By ERIC A. HOWALD and CASEY CHAFFIN
Of the Keizertimes
On Feb. 7, 2018, just after 1 p.m., on Elizabeth Street North in Keizer, a Hispanic man was waiting by his truck outside his apartment for his son so they could go to work. Then John Ross Niko pulled up.
According to police reports, and verified by a witness who called 9-1-1, Niko got out of his vehicle approached the Hispanic man, began threatening him before punching him in the face, then got back in his vehicle and fled the scene.
On another day, in another instance, the words Niko used before the assault and during and after his arrest might not have mattered as much, but Niko is still facing charges of assault and second-degree intimidation because his actions appeared to have been motivated by racial bias. In Oregon, charges of second-degree intimidation are leveled against suspects when crimes are motivated by the suspect’s “perception of the other’s race, color, religion, sexual orientation, disability or national origin.”
The victim told police Niko stopped his car and said, “Why are you standing here? Go back to Mexico,” then got out of the car and hit him in the face. The responding officer noted in his report that the victim was bleeding around his nose when he arrived.
A witness and the victim’s son said Niko instigated the altercation, and a struggle continued while the son tried to separate the two men. However, Niko appears to have had a history of targeting the the victim and his son. The victim told police Niko, 36, had previously verbally harassed him. The victim’s son claimed Niko once tried to run him over while walking the family dog.
Niko’s vehicle was found around the corner at his residence and the victim and his son were able to identify him as the assailant from a DMV photo. Police returned to Niko’s home and placed him under arrest while he protested against being “arrested for being attacked by an illegal.” Niko asked officers whether they knew the man’s legal status, but it is illegal for officers to ask that question in Oregon because it is a sanctuary state and has been that way for three decades.
When officers asked Niko how he knew the man was in the U.S. illegally, Niko responded, “because he does not speak English.”
The officer said Niko’s continued racially-motivated statements while in a police vehicle prompted him to activate his in-car camera to record them. Niko also said that he did have encounters with the son while walking a dog and that the last time it happened “he did not run him over, but he did not slow down for him and his dog.” He also claimed he was not speeding at the time.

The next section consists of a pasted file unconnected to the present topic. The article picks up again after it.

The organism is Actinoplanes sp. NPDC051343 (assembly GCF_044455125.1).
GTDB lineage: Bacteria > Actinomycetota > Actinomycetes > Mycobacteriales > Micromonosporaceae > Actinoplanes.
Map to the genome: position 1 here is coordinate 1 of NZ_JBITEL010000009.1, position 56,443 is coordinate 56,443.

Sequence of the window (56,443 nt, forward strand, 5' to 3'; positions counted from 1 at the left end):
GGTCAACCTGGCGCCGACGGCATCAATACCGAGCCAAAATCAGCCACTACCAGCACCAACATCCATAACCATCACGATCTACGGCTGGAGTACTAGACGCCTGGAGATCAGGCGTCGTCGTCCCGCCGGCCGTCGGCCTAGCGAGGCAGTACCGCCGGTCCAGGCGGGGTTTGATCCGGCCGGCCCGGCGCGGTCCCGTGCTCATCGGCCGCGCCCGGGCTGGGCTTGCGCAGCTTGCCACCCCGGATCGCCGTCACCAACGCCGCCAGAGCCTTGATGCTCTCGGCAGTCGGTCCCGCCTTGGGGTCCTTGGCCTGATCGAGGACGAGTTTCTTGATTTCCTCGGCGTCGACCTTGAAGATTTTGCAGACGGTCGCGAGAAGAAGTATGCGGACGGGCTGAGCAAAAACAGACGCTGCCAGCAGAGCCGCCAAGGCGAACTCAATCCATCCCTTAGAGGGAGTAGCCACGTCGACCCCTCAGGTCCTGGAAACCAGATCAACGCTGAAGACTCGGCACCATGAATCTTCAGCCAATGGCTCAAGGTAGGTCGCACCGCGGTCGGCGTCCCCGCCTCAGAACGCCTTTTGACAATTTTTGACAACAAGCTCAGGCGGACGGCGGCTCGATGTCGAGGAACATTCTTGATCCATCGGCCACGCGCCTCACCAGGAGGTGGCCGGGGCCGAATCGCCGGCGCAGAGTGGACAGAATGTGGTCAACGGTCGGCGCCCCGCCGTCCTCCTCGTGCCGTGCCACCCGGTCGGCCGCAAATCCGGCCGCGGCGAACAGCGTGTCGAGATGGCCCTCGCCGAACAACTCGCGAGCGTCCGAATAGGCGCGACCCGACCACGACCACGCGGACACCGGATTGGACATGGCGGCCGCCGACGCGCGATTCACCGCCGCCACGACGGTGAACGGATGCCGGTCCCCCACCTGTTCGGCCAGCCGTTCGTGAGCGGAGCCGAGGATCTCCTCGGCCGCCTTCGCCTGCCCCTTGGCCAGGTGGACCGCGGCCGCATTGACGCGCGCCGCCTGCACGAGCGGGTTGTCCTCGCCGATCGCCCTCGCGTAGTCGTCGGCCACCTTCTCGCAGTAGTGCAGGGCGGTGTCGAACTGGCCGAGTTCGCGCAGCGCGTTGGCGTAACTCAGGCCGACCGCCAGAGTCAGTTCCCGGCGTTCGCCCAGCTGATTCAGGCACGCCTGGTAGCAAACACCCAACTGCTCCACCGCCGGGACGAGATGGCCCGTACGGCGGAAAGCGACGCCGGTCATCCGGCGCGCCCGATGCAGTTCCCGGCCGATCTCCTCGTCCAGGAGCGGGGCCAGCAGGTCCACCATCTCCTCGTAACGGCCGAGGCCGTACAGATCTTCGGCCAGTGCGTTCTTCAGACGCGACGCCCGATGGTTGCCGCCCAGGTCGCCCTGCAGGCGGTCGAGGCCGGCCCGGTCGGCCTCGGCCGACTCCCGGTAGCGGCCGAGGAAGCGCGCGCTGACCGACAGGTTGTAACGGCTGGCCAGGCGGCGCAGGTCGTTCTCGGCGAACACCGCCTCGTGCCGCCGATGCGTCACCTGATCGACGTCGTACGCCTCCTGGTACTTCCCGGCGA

Keizer Police Department Lt. Andrew Copeland said the incident was the only one of its kind he could find in Keizer in recent years. The last one was in 2010 and involved a threat painted on a curbside. Regardless, he said the Keizer Police Department wants residents to report such incidents if they are victimized or witness them.
“If we can establish a pattern of behavior for a specific group or person, where they’re continually slandering or inputting their bias against a specific race or gender or whatever, that would be very good to document for the police department so we can build up that case if something does happen,” Copeland said. “If we have a group that’s being discriminated against, we need to see what we can do to help them out.”
Ideally, he added, police would be able to confront the antagonizer before it rises to the level of physical harm.
Copeland and members of the KPD leadership know and understand that the department, currently, does not reflect the citizenship of Keizer.
“I think that we, as a police department, we don’t represent our city. It’s not that we haven’t tried, we just don’t,” Copeland said.
When the department put out a recruiting call for officers earlier this year, the top five applicants were all white males. This was after going to great lengths to lure a Spanish-speaking officer from another agency.
To bridge some of the gap, KPD began hosting its annual BLAST Camp with a goal of putting city’s youth in close proximity to police officers in non-threatening circumstances. Students at schools with predominantly low-income or minority populations are given access to early sign-ups for the camp.
One of the side effects of the camp being run by current and former KPD officers is that the officers themselves get the chance to see other sides of the community.
“We go out to the community and we interact with people, typically, on their worst day. They’re calling the cops, something bad happened – their house got broken into, they’re frustrated, they’ve been assaulted, domestic violence,” Copeland said. “So for an officer to come in and see youth full of life and love, it just brings meaning back to the job. It’s healthy for both, sometimes more healthy for the cops.”
As a point of contrast, in the Salem Police Department, Lt. Debbie Aguilar is a liaison to the Salem Human Rights Commission that works with victims of hate- and bias-motivated incidents. Aguilar educates fellow officers on what constitutes bias incidents and hate crimes and sets aside incident reports suspected of involving bias motives so they can be brought to the attention of the commission and dealt with.
Copeland said the thing the department needs most is more people and time to devote to connecting with the community. Even after the department added five officers, it remains relatively bare-bones for a city the size of Keizer. A community resource officer works on issues around community connection, but she only works part-time.
“If we had someone who could reach out and set up the meetings, to establish relationships, set up a meeting with an agenda” it would create an avenue for better communication and better dialogue about community issues between community members and the police department, Copeland said.